Usually, what happens on a run, like the talking that occurs, all of that gets forgotten. But for once, I can distinctly remember what us 3 were talking about. For the first two miles, we talked about Alex Jones and conspiracy theories. And then for the last 2 miles out, we were talking about the Patriot Act. If you don’t understand what that it is, I implore you to google it, or if you really want to know, ask Winters. Regardless, let’s just say we weren’t focusing on the run. Now as we turned around at 4 miles, my stomach started to hurt, my legs started to burn, I'm falling a step behind. All bad signs of what's to come. Winters and Will continue talking. I feel like I can barely think by this point and I’m really just trying to get to the end of this run as soon as possible, as easy as possible. Spoiler: It will not be fast, nor will it be easy.
We reached around the 5.5-mile mark, and disaster strikes. The construction we saw on the way out is now blocking the trail to get back. A large trail closed sign blocks the path back. My first thought at this sign was to go right past it but ultimately, I saddled up for the ride. There is no way back through the trailhead, so we have to go around. The sign also presents the arrival of a new group to this story, consisting of Colin, Yash, and Luke Hihi. They ask Winters what we should do, and after a few moments of deliberation we decided to head left of the sign off of the trail. This put us onto a highway, and a bridge which you can see from the trail. On this bridge, a man in a gray truck pulled up beside us, put his window down, and offered us a map. That man was an angel in disguise. We dismissed him and kept running. After reaching an intersection and making a right turn, we headed downhill, past some houses, and then through a small neighborhood. None of us had phones and all we were looking for were directions. Then we saw it, a large gravel driveway, surely a public park. Which means a map. We’ll know where were going again. And how to escape this place. We get to the sign at the front of most parks, with the tiny roof on top and what do we see. Not a map. Not the only thing we needed…
A birdwatching guide.
Welcome to Hoy Park.
Welcome to Hell.
To say my heart dropped is an understatement. All I could do was laugh. What else can you do when you fall so far. You have no energy to cry. You just stand and laugh at your own misfortune, your own failure. Right now, you can travel on Google Maps the exact same route I took to Hoy Park, but you can’t go in. In takes real suffering, real pain, to enter that place. You can only enter at your lowest of lows, halfway through a run you never wanted to do, at a speed you can’t go, on a day you shouldn’t run. Yet there I stood, in a sick twisted form of shock and horror and yet laughing. Everyone except Winters stood around for a while he scouted uphill for a possible escape, ultimately unsuccessful. So, what did we do? We ran back the way we came. I started to really die by this point, I had stopped sweating a while ago, but I began to feel chills run down my spine. Finally, when we got back to the trail closed sign, now accompanied by a construction worker, I was offered a water from his cooler. Now when I say that was the best water I’ve ever drank I mean it. That was the taste of Life. I had escaped Hell.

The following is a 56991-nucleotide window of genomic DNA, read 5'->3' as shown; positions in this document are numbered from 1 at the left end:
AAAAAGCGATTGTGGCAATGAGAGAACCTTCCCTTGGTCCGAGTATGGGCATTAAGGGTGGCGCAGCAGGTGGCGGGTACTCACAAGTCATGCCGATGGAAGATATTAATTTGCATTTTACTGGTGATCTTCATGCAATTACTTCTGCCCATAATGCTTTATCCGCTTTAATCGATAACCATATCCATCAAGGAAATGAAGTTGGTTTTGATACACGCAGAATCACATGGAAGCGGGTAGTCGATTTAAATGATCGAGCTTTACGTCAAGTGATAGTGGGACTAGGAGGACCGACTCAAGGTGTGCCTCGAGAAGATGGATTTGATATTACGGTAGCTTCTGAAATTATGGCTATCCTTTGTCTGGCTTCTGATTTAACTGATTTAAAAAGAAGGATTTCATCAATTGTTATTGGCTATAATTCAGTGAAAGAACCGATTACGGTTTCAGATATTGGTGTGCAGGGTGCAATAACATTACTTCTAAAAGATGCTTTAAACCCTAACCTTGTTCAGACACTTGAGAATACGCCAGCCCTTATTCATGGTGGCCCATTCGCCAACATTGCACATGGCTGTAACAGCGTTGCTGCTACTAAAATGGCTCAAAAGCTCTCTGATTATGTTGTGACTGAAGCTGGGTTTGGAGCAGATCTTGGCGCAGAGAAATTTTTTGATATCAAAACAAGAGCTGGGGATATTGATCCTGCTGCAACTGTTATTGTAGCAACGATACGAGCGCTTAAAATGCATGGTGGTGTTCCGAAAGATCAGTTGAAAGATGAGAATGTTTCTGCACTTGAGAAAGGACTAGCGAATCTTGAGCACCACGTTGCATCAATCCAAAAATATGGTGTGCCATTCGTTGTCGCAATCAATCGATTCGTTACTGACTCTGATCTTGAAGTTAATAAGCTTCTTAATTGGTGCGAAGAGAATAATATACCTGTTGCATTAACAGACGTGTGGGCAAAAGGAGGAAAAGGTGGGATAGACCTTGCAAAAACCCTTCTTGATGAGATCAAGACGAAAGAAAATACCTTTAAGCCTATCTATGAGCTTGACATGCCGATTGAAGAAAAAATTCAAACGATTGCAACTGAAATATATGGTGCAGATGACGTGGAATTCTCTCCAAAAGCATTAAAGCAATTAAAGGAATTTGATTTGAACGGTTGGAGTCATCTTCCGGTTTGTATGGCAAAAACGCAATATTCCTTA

But I wasn’t home free. Slowly but surely Winters and Will pulled away leaving me all on my own trying to make it back in once piece. Right before the steel bridge you go under, I stopped. Unable to run anymore, I just sat there. Defeated. Dead and yet Alive. Wishing I wasn’t. I walked onwards just trying to finish the run with what I had left. I threw up after I went under the bridge and Chia was there. Asking what was wrong. I forget what I said but I know it wasn’t PG-13. I eventually reached the end. A liberating feeling? Far from it. I threw my shirt off, said goodbye to Winters, hopped in my dad’s car with the AC on blast and went home. I would throw up about another 20-25 times before going to the hospital. It wasn’t great. I hated life. But I kept going. And after two IV bags, one call from Winters asking how I was doing, and a small amount of luck, I survived Hoy Park. And I was right there at practice the next day.
That’s what cross country means to me. A life changing experience for good and bad, a social experience in some parts, a pure mental battle in others. I’ve been asking myself a lot of what others can take away from this story. And it’s not something shallow like “I’ve been through worse suck it up.” What I think you can and should take away from this is that everyone on this team will have their Hoy Park moment. That pit of despair, the lowest point, where you just want to quit. These moments are crucial to not only running but to life. Cross country means so much to me and in this case, it became a learning opportunity to understand what I can handle, where I can go, and how I can push through everything holding me back. That is more important than any time or place in any race. You only get 4 years of cross country, please savor them. The more and more I reflect on my time on the team, the more and more I realize how little I have left. Enjoy every day at practice, you only get so many of them.